Common Priesthood of the Faithful
By: Mar Bawai Soro
Friday November 27, 2009 from 7:00 pm -9:00pm
Review of Church Sources
CATECHISM OF THE CATHOLIC CHURCH
781 [God] has … willed to make men holy and save them, not as individuals without any bond or link between them, but rather to make them into a people who might acknowledge him and serve him in holiness.
1591 The whole Church is a priestly people. Through Baptism all the faithful share in the priesthood of Christ. This participation is called the “common priesthood of the faithful.” Based on this common priesthood and ordered to its service, there exists another participation in the mission of Christ: the ministry conferred by the sacrament of Holy Orders, where the task is to serve in the name and in the person of Christ the Head in the midst of the community.
1592 The ministerial priesthood differs in essence from the common priesthood of the faithful because it confers a sacred power for the service of the faithful. The ordained ministers exercise their service for the People of God by teaching, divine worship and pastoral governance.
1141 The celebrating assembly is the community of the baptized who, “by regeneration and the anointing of the Holy Spirit, are consecrated to be a spiritual house and a holy priesthood, that through all the works of Christian men they may offer spiritual sacrifices.” This “common priesthood” is that of Christ the sole priest, in which all his members participate.
1143 For the purpose of assisting the work of the common priesthood of the faithful, other particular ministries also exist, not consecrated by the sacrament of Holy Orders; their functions are determined by the bishops, in accord with liturgical traditions and pastoral needs. “Servers, readers, commentators, and members of the choir also exercise a genuine liturgical function.”
1305 This “character” perfects the common priesthood of the faithful, received in Baptism, and “the confirmed person receives the power to profess faith in Christ publicly and as it were officially (quasi ex officio).”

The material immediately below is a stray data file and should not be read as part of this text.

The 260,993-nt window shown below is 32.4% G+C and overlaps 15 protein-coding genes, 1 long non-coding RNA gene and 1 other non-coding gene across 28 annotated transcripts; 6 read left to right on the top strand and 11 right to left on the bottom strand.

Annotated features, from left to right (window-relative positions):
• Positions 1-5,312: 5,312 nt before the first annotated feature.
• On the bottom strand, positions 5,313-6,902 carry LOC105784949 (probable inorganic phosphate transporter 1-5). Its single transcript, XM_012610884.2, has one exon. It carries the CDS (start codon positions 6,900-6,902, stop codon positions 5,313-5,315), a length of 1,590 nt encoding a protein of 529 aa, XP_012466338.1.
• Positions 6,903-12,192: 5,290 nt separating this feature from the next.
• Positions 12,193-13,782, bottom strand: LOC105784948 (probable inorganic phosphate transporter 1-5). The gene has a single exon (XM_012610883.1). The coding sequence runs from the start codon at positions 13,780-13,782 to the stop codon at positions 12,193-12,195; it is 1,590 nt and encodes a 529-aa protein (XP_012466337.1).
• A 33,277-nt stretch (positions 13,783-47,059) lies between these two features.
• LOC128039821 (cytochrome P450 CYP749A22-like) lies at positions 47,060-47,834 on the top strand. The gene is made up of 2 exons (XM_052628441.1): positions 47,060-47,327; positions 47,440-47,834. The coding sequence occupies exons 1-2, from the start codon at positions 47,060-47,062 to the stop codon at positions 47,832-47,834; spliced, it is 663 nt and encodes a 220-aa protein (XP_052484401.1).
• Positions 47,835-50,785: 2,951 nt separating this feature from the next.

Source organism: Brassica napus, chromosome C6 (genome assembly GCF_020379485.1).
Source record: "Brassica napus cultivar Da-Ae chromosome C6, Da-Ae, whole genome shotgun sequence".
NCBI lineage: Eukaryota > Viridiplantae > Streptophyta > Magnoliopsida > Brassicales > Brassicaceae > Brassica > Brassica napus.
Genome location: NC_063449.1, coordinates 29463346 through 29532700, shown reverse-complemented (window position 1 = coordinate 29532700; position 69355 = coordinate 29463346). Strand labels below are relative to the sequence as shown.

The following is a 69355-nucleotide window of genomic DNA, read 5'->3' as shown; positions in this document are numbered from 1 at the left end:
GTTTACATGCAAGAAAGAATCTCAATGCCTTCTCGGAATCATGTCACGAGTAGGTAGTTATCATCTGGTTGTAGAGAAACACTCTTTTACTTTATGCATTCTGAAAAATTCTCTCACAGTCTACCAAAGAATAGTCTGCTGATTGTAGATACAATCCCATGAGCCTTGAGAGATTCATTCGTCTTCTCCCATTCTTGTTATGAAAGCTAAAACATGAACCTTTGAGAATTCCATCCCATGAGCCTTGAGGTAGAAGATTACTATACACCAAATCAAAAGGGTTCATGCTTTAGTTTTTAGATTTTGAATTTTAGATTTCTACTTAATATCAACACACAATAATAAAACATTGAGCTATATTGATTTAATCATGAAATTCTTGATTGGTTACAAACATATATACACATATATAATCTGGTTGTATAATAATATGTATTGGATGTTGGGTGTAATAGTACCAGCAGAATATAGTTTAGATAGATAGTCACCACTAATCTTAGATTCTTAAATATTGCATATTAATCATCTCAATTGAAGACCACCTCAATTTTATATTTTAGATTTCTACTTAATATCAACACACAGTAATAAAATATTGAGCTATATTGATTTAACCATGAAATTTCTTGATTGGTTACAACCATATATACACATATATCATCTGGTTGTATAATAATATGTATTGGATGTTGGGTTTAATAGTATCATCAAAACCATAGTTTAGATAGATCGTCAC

1535 Through these sacraments those already consecrated by Baptism and Confirmation for the common priesthood of all the faithful can receive particular consecrations. Those who receive the sacrament of Holy Orders are consecrated in Christ’s name “to feed the Church by the word and grace of God.” On their part, “Christian spouses are fortified and, as it were, consecrated for the duties and dignity of their state by a special sacrament.”
1547 The ministerial or hierarchical priesthood of bishops and priests, and the common priesthood of all the faithful participate, “each in its own proper way, in the one priesthood of Christ.” While being “ordered one to another,” they differ essentially. In what sense? While the common priesthood of the faithful is exercised by the unfolding of baptismal grace –a life of faith, hope, and charity, a life according to the Spirit–, the ministerial priesthood is at the service of the common priesthood. It is directed at the unfolding of the baptismal grace of all Christians. The ministerial priesthood is a means by which Christ unceasingly builds up and leads his Church. For this reason it is transmitted by its own sacrament, the sacrament of Holy Orders.
LUMEN GENTIUM (Vatican II’s Dogmatic Constitution on the Church)
- Christ the Lord, High Priest taken from among men, made the new people “a kingdom and priests to God the Father”. The baptized, by regeneration and the anointing of the Holy Spirit, are consecrated as a spiritual house and a holy priesthood, in order that through all those works which are those of the Christian man they may offer spiritual sacrifices and proclaim the power of Him who has called them out of darkness into His marvelous light. Therefore all the Disciples of Christ, persevering in prayer and praising God, should present themselves as a living sacrifice, holy and pleasing to God. Everywhere on earth they must bear witness to Christ and give an answer to those who seek an account of that hope of eternal life, which is in them.